Keeping Raccoons Away From Garbage
I live in the New Jersey suburbs. I am grateful that we don’t have to battle rats, cockroaches, or other infestations that plague cities or other states. We do, however, have a few of our own seasonal critters that drive me nuts as a homeowner. Every spring, you’ll hear my familiar rants about the deer decimating my tulips. Right now, however, it’s the raccoons that are pushing my buttons.
Summertime in our house means our garbage gets to cook inside a hot trash can for a few days before we can put it out to the curb once a week. The heat helps waft the tasty odors of smoked spare-ribs or lobster shells into the air, inviting raccoons to feast on our leftovers. It doesn’t matter how well you pick every last humanly edible morsel of food off bone or shell, the raccoons just aren’t as discerning and will come for it all.
After coming out and finding a mess like this at least twice per week (and trust me, this photo isn’t even close to the worst we’ve seen. I was just calm enough about it to fetch my camera), I started really trying to raccoon-proof our garbage cans.
We already have lids with notches on them to catch the grooves in the cans. While these lids are apparently human-proof and keep me from being able to throw anything away one-handed, the raccoons have figured them out.
So I tried putting heavy logs or rocks on top of the lids, thinking that might work to protect our garbage. Not so much. Bungee cords worked to keep my garbage can closed from the raccoons during the week, but the garbage men only got it partially off, thereby leaving half the garbage still in the bottom of the can.
I was stymied and sick of picking up rotted trash and food waste from my driveway and surrounding garden. I resigned myself to the fact that this was just one of those annoying things I’d have to live with.
Then I saw these on display while shopping in our local Costco. Mint-X garbage bags. They promised to repel rodents with the smell of mint and they had a big picture of a raccoon on the box. Mint repels raccoons? I was suddenly super excited.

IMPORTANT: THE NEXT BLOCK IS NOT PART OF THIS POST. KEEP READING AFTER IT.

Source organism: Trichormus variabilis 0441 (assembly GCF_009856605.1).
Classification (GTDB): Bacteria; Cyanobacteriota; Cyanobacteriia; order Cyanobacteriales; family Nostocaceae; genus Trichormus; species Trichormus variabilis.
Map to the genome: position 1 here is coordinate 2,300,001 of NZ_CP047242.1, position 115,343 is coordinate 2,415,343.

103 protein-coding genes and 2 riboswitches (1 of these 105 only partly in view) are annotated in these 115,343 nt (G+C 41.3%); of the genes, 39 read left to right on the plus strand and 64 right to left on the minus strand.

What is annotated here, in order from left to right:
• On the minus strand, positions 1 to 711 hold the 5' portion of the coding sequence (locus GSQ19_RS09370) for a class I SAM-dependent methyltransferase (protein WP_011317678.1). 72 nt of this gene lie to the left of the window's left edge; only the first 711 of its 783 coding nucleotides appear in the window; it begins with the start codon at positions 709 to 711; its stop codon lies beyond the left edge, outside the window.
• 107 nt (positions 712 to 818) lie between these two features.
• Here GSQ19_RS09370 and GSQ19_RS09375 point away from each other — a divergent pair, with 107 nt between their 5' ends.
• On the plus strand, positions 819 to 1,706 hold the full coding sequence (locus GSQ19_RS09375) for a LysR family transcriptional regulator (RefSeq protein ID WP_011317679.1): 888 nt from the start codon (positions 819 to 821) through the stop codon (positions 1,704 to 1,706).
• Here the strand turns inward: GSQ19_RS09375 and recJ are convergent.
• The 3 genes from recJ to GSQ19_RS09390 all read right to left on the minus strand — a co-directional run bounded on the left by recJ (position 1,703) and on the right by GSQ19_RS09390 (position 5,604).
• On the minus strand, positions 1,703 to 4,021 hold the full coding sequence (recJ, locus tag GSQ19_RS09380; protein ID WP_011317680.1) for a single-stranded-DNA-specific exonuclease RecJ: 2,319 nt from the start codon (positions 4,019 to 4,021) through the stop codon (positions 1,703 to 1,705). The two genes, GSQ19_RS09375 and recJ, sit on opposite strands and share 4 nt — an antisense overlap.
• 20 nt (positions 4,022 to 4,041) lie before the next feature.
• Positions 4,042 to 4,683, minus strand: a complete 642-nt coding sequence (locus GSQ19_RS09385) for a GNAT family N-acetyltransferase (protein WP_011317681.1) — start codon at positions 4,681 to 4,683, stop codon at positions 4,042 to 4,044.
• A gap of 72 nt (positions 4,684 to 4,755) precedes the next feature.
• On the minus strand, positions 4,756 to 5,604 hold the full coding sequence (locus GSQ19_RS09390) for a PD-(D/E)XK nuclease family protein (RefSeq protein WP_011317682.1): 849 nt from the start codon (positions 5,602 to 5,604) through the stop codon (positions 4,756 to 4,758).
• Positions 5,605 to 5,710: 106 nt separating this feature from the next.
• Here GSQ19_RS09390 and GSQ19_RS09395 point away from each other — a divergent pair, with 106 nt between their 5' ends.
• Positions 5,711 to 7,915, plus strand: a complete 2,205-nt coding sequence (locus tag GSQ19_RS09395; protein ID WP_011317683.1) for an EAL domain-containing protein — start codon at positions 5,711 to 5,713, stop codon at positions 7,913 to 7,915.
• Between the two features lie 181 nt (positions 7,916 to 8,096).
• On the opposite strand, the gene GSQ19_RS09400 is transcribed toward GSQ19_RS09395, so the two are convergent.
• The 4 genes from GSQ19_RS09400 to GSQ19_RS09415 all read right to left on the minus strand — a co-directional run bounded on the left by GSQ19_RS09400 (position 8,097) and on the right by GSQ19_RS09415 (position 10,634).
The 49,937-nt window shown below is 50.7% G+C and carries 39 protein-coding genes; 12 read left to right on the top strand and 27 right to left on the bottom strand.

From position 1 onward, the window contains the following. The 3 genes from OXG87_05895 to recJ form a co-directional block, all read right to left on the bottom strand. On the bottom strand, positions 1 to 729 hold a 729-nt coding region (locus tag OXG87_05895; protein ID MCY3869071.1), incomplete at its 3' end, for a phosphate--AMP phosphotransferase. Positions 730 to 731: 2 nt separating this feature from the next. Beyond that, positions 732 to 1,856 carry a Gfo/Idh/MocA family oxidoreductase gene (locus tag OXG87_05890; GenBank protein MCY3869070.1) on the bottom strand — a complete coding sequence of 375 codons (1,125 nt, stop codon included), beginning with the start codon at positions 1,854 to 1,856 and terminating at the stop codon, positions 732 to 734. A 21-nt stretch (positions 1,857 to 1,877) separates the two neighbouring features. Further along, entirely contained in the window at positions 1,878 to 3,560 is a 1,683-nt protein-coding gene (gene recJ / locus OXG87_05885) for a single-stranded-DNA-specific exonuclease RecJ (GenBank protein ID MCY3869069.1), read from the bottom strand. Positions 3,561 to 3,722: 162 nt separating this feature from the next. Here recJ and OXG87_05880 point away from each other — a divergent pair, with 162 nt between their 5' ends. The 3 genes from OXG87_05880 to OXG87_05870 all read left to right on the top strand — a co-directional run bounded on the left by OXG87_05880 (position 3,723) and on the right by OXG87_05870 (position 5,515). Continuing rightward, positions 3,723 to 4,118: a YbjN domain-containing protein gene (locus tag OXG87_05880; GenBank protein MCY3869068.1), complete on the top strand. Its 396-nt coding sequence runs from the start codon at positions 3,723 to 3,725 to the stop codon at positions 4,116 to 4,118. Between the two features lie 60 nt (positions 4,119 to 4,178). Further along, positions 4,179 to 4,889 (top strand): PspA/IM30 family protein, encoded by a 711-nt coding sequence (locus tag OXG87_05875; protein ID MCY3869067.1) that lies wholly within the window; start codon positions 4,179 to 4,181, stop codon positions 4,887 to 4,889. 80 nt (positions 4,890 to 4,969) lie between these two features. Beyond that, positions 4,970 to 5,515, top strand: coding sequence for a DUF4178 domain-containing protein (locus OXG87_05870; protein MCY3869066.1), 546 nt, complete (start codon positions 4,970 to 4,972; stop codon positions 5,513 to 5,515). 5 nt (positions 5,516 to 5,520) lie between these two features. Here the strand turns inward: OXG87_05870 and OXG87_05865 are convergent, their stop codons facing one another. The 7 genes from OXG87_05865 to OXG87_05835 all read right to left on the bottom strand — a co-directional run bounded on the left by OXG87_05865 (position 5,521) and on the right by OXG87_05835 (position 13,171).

I didn’t race over and grab a box of these magic trash bags, though. Instead, I came home and marveled at our garden and planned my DIY solution.
You see, my husband planted mint a few summers ago, when Mojitos became a popular summer cocktail. I had fond memories of chewing mint leaves fresh from my Nana’s garden, too, so I was definitely on board. If mint was supposed to be repellent to raccoons, I knew we had more than enough.
One thing you may not know about mint is that, once planted, it grows like a weed. Literally, like a weed. We never replant it. We never tend to it. Yet, every year, our mint crop almost doubles in size. The only thing we have to do is cut it back to keep it from taking over our tomato and basil plants. Still, the biggest benefit to growing fresh mint is that the kids don’t bug me for a snack close to dinnertime anymore.
“Mommy, I’m huuuungry.”
“I’m making dinner. It’ll be ready soon. You’ll have to wait.”
“Can I go have some chocolate mint leaves?”
Yes, mint comes in chocolate flavor, too. Take a look. We grow both. That’s regular mint on the left and chocolate mint on the right. The chocolate mint has a darker leaf and brownish-red striations along the stalk and veins. It’s really called chocolate mint, too. I don’t think it tastes like a Thin Mint cookie or anything, but my kids love it. Good enough for me.
So now I have a plan. I’m going to line the bottom of our garbage cans with mint. Sandwich a few mint stalks between garbage bags. Crush some mint between the lip of the can and the lid itself. I have enough of the stuff to go a long way.
If it works, I’ll be sure to update and start charging for our mint crop. At the very least, my garbage cans should start to smell a little better.